Korn - The Serenity Of Suffering

I'm sure the last thing you expected to see in 2016 was a nu metal revival. After the advent of Of Mice & Men's abysmal Cold World (read our review here), you'd figure that bands would've taken the memo that it wasn't going to work out. Korn may have proved that wrong, though.

Their twelfth record The Serenity Of Suffering is a return to their nu metal roots, the album cover even containing elements of their fourth record IssuesThe Serenity Of Suffering takes everything the band once was and combines those elements with what they are now, creating a familiar yet intense body that's new yet reminiscent of another time.

The trademarks of nu metal were the anger and riffs, and that's very much present on this record. Right from the start, you're faced with 'Insane,' destructively deep riffs with various levels of distortion hitting you hard along with Korn's signature creepiness and terrified vocals from Jonathan Davis. Davis' voice is as strong as ever, his ethereal, ominous timbre elevating songs like 'Everything Falls Apart' to unheard of levels of paranoia that other bands couldn't even hope of reaching. The verses are calm, but the choruses are frantic and panicked, begging the means of an end. The bridge is even more haunting, his spoken word sounding like chants as if become increasingly angered and possessed.

The band channels some other forms of nu metal here, too. Corey Taylor features on 'A Different World,' bringing the times back to early Slipknot. The tradeoffs between him and Davis are powerful and both vocals show off their prowess. Taylor's voice falls in the line between anger and calmness - both equally terrifying - as his poetic sense of melody and rage become one. His shouts above Davis' melodic singing in the final chorus give the song a big punch.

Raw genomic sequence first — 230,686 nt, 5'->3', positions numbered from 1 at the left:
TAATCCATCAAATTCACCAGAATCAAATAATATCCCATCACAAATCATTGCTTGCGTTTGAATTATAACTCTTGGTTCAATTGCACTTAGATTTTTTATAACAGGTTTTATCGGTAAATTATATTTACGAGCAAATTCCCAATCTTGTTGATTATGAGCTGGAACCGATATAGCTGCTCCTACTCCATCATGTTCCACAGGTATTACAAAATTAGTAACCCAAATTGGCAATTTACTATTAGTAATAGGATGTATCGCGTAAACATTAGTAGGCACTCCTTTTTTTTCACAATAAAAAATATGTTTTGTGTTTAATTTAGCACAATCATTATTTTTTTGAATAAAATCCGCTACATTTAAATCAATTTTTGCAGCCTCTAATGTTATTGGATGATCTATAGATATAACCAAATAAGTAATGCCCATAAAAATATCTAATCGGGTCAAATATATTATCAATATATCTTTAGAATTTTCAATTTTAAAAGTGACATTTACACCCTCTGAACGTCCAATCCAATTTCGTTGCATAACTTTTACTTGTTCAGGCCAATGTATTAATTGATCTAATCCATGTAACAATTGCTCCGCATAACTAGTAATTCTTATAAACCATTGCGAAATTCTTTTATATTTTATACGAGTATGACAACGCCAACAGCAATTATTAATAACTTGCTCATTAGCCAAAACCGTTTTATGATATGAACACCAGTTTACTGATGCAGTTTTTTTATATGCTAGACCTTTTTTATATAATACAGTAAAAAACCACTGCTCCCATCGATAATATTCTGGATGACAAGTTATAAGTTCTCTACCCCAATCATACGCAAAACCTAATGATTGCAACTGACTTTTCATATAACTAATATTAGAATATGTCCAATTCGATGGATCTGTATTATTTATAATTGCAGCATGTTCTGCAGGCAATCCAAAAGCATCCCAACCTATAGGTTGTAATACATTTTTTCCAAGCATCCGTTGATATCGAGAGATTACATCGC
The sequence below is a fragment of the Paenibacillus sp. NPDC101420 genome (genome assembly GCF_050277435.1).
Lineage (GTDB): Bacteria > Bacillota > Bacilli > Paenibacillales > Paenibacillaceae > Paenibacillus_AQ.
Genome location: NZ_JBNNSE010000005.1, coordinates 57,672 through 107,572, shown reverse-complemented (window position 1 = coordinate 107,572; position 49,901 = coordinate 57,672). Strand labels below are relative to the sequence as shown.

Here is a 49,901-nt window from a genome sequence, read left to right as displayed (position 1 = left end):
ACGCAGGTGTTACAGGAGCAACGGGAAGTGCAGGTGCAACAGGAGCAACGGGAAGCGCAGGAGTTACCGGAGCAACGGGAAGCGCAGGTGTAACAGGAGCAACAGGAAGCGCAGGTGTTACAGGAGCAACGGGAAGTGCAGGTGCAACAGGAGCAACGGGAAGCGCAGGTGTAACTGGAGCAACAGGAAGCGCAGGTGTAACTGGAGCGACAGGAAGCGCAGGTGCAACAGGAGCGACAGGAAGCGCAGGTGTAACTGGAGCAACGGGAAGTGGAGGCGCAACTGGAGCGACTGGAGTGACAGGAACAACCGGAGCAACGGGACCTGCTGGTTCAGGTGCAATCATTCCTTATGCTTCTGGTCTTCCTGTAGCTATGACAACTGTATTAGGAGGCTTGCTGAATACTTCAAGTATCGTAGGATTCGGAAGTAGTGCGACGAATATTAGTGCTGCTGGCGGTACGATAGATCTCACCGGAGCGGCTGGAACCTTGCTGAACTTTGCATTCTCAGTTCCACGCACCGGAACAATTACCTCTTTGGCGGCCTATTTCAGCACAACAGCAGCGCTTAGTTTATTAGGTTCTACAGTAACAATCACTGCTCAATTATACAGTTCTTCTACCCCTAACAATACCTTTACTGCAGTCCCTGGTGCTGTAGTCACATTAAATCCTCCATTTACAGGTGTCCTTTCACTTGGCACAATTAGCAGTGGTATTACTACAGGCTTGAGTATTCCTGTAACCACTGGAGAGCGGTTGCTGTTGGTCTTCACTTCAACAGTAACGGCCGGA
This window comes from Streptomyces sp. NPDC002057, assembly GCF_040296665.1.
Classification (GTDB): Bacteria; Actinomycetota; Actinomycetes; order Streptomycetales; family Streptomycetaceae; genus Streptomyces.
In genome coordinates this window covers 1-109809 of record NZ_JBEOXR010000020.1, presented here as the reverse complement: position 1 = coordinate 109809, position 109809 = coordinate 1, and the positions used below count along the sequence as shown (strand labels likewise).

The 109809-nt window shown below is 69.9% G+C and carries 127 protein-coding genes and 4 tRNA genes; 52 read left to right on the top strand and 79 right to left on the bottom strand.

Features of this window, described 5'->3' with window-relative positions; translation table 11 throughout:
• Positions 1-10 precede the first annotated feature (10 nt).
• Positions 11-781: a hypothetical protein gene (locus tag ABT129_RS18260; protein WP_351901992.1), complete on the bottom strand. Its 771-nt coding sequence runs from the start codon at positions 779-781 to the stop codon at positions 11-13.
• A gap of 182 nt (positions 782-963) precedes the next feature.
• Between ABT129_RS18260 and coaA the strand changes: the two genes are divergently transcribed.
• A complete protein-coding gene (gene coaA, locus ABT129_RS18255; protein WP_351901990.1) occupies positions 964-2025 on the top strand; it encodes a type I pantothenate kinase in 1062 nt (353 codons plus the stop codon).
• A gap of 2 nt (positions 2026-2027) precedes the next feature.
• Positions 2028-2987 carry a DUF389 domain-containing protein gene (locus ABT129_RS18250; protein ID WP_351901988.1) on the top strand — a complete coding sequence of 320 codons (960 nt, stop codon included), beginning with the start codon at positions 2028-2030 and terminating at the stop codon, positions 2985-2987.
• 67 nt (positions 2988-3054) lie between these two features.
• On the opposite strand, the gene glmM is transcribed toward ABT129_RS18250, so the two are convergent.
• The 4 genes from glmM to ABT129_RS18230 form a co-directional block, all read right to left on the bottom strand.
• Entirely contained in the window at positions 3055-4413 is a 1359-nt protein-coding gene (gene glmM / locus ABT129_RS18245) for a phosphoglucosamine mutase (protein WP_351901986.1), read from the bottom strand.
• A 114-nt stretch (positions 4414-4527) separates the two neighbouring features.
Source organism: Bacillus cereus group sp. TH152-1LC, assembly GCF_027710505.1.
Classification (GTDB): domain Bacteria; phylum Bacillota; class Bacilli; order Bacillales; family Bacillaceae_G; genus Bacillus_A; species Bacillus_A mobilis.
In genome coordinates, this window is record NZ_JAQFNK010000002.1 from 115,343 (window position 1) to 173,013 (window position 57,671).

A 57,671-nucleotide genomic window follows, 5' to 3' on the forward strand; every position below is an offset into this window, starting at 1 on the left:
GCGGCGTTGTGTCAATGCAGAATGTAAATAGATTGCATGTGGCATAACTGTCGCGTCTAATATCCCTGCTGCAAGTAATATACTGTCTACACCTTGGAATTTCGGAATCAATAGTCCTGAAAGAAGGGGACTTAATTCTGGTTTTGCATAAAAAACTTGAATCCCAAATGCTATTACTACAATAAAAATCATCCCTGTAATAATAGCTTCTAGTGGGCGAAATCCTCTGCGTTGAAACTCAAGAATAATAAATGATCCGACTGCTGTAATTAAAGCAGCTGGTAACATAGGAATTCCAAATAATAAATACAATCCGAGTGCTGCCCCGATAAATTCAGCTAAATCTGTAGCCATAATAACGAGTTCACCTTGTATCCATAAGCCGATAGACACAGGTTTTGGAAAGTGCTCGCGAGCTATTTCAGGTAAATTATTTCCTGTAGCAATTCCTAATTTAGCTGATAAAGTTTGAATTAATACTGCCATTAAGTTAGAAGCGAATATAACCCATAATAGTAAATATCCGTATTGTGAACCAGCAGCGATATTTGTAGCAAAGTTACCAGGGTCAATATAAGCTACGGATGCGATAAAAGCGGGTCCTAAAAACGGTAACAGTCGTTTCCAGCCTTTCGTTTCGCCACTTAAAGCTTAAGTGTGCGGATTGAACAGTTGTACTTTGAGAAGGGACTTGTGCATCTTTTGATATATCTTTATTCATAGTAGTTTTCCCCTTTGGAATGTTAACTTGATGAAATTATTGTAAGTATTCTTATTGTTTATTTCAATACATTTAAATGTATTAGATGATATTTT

The crown jewel of this album is 'Rotting In Vain.' The electronic intro builds creepily but won't prepare you for what's to come. We reviewed the song upon its release, but in the context of Suffering, it becomes a whole new beast. The electronics show the progression from The Path Of Totality's dubstep influences, replacing what could've been another spidery guitar line. The balance is perfect, heavy metal and electronica coming together in a fantastic way. Nothing can prepare you for how massive the riffs are. This song would be huge if it was released back in the early 2000s or late 1990s, because this is truly a nu metal epic.

Unfortunately, not is all good with the record. As is the problem with nu metal, the album becomes repetitive. There's only so much you can do with the formula of big riff into slowly intensifying verses and confident chorus. The riffs all sound the same in the second half, too. 'Next In Line' is a lesser version of the song that precedes it ('When You're Not There'). Nu metal needs innovation to become a different monster altogether - thus is the success of Linkin Park. The end of the record is exactly the reason nu metal died out - it became repetitive and there were not enough ways to combat it.

Despite it being repetitive, Korn has given the genre a solid footing for a revival. The new decade has offered a lot of potential for the genre. It's offspring post-hardcore may overshadow it in many ways, but nothing really dies forever. Take the power of The Serenity Of Suffering and put it into one or two songs, then find a way to build upon that for different songs and nu metal is back in action. Let's see if the flag can continue flying.

Favorite Tracks: Rotting In Vain, Everything Falls Apart

Least Favorite Tracks: Next In Line, Please Come For Me

Rating: 68 / 100